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Mammals Are Dying at an Alarming Rate Even in Unpolluted Forests

Scientists made maps to show how mammals in an intact habitat still face major pressures from human hunters.

by Becky Ferreira
May 14 2019, 8:14pm

Tropical primate. Image: Ruth Archer of Pixabay

Deforestation threatens biodiversity in habitats around the world, but even the most intact and pristine tropical forests are not safe for animals because of overhunting and poaching by humans, according to a study published Tuesday in PLOS Biology.

Scientists led by Ana Benítez-López, an ecologist at Radboud University in the Netherlands, estimated that the abundance of large forest mammals has declined by 40 percent in remote forests—untouched by activity like logging—due to hunting over the past four decades. Medium-sized mammals such as monkeys and sloths experienced a 27 percent loss, while the average abundance decline across all tropical mammal species was estimated to be 13 percent.

Large mammals, such as jaguars and elephants, suffered the biggest losses because they yield the highest profits for hunters, according to the study.

“Large mammals have slow reproductive rates,” Benítez-López told Motherboard in an email. “That means that when individuals of the population are harvested, it takes much longer to recover and produce new individuals.”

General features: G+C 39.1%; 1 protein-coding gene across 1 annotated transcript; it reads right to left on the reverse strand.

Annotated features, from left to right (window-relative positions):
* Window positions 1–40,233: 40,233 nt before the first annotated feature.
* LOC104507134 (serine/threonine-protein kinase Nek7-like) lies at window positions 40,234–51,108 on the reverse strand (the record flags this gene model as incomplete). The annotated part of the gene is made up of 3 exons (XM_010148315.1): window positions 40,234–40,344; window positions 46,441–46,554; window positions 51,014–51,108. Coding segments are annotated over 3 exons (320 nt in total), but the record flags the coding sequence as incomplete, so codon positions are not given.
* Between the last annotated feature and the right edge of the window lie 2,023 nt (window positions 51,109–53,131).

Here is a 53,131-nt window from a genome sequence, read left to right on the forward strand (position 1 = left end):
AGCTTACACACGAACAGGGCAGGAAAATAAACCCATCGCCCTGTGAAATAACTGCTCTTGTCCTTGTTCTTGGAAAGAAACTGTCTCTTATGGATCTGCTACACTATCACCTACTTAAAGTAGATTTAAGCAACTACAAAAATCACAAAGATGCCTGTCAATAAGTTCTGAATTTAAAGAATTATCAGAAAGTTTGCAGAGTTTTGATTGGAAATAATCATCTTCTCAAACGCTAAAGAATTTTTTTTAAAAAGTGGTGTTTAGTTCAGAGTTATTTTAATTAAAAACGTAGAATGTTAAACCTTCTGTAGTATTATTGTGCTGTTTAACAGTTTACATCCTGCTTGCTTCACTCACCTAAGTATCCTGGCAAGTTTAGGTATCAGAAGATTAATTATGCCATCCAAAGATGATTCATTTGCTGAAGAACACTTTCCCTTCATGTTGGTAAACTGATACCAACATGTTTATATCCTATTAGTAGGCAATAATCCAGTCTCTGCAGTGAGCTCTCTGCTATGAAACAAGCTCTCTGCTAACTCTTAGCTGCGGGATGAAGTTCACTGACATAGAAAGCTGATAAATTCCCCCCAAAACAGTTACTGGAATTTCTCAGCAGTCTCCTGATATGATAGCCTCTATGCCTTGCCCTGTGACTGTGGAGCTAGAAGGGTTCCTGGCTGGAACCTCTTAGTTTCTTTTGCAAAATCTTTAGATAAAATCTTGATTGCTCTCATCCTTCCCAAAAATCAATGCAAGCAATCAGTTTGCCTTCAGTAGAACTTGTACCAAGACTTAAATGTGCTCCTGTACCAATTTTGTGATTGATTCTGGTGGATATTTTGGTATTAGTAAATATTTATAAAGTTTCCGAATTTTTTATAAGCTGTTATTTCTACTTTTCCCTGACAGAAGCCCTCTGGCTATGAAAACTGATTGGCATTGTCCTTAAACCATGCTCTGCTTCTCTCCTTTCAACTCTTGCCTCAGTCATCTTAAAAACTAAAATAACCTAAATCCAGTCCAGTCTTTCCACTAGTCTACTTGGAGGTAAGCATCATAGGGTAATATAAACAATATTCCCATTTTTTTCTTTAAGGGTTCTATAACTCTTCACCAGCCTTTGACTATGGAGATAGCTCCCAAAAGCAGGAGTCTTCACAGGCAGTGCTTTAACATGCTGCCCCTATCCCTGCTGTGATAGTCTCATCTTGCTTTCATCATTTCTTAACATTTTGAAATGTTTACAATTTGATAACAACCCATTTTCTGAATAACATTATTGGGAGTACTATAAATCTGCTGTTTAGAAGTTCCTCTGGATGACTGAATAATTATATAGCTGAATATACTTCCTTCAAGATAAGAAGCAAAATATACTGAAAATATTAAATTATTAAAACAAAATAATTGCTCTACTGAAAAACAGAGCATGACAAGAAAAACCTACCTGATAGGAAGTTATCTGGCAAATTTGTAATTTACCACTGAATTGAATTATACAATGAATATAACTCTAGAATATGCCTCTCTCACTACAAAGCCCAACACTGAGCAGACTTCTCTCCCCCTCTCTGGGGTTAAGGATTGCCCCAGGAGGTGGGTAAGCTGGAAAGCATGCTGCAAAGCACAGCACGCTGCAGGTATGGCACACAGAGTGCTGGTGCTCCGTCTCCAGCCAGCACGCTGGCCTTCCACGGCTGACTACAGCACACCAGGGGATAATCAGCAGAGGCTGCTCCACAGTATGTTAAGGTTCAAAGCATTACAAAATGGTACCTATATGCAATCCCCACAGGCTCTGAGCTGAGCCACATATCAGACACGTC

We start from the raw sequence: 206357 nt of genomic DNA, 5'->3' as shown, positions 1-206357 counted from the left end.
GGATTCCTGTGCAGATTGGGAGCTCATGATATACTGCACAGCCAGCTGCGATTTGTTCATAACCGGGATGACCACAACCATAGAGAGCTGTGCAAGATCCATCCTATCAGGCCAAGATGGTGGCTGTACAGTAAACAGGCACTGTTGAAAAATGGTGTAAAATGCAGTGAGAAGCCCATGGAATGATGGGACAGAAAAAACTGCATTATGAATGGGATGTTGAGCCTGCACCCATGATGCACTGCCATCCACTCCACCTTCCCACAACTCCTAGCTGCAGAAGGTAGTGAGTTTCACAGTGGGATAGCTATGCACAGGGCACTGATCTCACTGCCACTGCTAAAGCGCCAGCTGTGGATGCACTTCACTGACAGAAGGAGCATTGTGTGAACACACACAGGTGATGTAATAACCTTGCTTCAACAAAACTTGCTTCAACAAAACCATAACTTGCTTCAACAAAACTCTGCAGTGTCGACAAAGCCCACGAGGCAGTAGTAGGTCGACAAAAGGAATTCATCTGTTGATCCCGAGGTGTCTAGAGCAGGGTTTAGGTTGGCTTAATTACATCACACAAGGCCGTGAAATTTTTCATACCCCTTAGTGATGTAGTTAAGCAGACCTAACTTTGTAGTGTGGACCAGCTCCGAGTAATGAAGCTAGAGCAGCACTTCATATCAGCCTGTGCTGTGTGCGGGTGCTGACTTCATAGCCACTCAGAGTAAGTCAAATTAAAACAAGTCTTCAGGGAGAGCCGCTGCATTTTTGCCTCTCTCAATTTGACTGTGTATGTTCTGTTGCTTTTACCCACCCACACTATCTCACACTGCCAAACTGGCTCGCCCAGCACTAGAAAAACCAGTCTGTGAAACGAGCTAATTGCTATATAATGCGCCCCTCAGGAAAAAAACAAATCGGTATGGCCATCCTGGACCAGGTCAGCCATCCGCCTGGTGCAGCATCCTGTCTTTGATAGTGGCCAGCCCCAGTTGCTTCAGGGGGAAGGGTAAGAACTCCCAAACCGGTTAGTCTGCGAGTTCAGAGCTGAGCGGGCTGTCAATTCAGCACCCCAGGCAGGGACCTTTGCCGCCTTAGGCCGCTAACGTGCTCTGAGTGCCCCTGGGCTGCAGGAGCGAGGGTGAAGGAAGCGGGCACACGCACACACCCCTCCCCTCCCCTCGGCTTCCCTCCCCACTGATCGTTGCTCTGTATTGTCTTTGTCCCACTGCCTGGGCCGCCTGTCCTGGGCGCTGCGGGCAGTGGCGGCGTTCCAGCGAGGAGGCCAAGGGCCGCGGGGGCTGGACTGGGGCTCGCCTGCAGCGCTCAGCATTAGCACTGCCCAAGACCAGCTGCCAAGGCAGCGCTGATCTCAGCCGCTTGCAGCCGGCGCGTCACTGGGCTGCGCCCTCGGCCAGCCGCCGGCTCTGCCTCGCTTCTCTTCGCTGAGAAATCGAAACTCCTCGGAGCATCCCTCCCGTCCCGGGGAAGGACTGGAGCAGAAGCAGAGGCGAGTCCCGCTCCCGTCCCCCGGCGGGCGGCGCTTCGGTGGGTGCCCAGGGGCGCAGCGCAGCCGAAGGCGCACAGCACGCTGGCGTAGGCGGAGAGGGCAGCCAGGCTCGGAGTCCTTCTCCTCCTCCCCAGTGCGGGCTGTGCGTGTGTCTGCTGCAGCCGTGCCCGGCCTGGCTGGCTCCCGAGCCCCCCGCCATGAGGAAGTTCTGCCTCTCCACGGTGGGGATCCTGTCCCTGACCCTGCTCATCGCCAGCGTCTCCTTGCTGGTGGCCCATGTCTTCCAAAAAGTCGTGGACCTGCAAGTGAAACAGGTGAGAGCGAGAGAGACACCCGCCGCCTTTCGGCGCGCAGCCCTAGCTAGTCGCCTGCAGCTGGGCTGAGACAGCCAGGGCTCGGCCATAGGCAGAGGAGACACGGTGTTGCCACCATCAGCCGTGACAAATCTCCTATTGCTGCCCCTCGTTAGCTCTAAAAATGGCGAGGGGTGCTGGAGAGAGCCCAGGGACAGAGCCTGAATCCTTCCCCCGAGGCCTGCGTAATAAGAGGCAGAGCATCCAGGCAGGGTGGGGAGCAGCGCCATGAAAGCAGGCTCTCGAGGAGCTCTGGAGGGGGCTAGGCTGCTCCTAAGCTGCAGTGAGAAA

In addition, big predators often control populations of prey species, so their decline can throw whole ecosystems out of whack. The loss of large mammals may even exacerbate climate change: Hardwood trees, which store vast amounts of carbon in tropical forests, rely on them to disperse their seeds.

Smaller mammals, such as rodents, are not as lucrative for hunters, but their quick reproductive turnaround makes them much more resilient to human pressures than big species, Benítez-López said.

Unlike the effects of deforestation, which can be closely observed by satellite constellations, overhunting is difficult to monitor through traditional means.

To capture the isolated influence of human hunters on jungle mammals, Benítez-López and her colleagues used a database of 3,281 abundance estimates reported by local communities. The team overlaid that data on global maps of tropical forest cover to calculate animal losses in pristine habitats that are often overlooked by conservation efforts.

The maps revealed that West Africa had some of the worst rates of “defaunation,” which means the loss of animals, with mammal declines as high as 70 percent. Forest mammals in Central America and Southeast Asia—especially Thailand, Malaysia, and southwest China—also appeared to suffer from higher risks of overhunting by humans.

While the study revealed that the hidden threat of hunting in pristine forests has big repercussions, it also informs how conservation efforts might be tailored to protect forest mammals from excessive human predation.

“With these maps, we can assess where new protected areas could be allocated, or whether local-scale monitoring projects are needed to assess the status of mammal populations in some of these hotspots of defaunation,” Benítez-López said.